The U.S. economy grew faster than previously thought in the third quarter, helped by exports and government spending, but a sluggish world economy and belt-tightening by Washington looks set to put on the brakes again.
Other data on Thursday showed factory activity in the mid-Atlantic region picked up this month, while home resales in November were the best in three years, indicating the economy retained some vigor early in the fourth quarter.
However, a rise in first-time applications for unemployment aid last week suggested job growth remains modest.
Gross domestic product expanded at a 3.1 percent annual rate in the third quarter, the Commerce Department said. It was the fastest pace since late 2011 and more than double the second quarter's 1.3 percent rate.
A month ago, the department said GDP grew at 2.7 percent pace during the July-September period.
Millan Mulraine, a senior economist at TD Securities in New York, said the factors that boosted growth in the third quarter would not carry through the reminder of the year.
"The fact that we had an upward revision means that it's a higher hurdle in the fourth quarter to get above the current best case of 1 percent (growth)," he said.
Economists say businesses have hunkered down in the current quarter out of worry that currently stalled budget talks in Washington will fail to steer clear of a $600 billion "fiscal cliff" that could tip the economy back into recession.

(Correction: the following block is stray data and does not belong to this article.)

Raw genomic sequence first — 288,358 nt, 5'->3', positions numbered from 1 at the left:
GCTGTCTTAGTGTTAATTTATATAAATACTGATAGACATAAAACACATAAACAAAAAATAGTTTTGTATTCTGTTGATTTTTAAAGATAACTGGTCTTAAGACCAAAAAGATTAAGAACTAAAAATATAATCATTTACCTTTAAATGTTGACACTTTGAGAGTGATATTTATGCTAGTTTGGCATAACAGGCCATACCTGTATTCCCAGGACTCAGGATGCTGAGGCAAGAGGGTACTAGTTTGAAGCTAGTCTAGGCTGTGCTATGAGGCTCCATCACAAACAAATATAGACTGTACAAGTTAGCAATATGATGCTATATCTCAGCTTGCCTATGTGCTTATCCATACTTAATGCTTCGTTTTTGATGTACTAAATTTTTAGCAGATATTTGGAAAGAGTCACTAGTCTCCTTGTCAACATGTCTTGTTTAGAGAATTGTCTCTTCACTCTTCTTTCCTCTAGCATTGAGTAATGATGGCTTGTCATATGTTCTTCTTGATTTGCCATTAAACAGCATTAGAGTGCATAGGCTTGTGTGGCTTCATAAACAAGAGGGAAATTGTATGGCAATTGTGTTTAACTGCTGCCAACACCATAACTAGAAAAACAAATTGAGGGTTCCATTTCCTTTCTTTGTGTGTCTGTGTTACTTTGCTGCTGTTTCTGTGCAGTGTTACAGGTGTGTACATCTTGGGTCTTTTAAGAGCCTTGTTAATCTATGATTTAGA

Even if a deal is reached to avoid the brunt of the blow, a tighter fiscal policy and cooling global economy are still likely to weigh on U.S. growth in coming quarters.
A Reuters poll of economists earlier this month showed a median forecast for GDP growth in the fourth quarter of just a 1.2 percent annual pace. Economists expect GDP to expand just 1.9 percent next year.
In a second report, the National Association of Realtors said sales of previously owned homes surged 5.9 percent in November to a seasonally adjusted annual rate of 5.04 million units. It was the fastest sales pace since November 2009 and confirmed a housing recovery was strengthening.
KB Home, the nation's fifth-largest homebuilder, reported a 20 percent rise in quarterly revenue in the latest quarter as selling prices rose, although higher costs still squeezed its margins.
Separately, a factory gauge from the Philadelphia Federal Reserve Bank showed activity in the mid-Atlantic region turned up this month after slipping in November, a finding that should ease fears of a hard landing for U.S. manufacturing.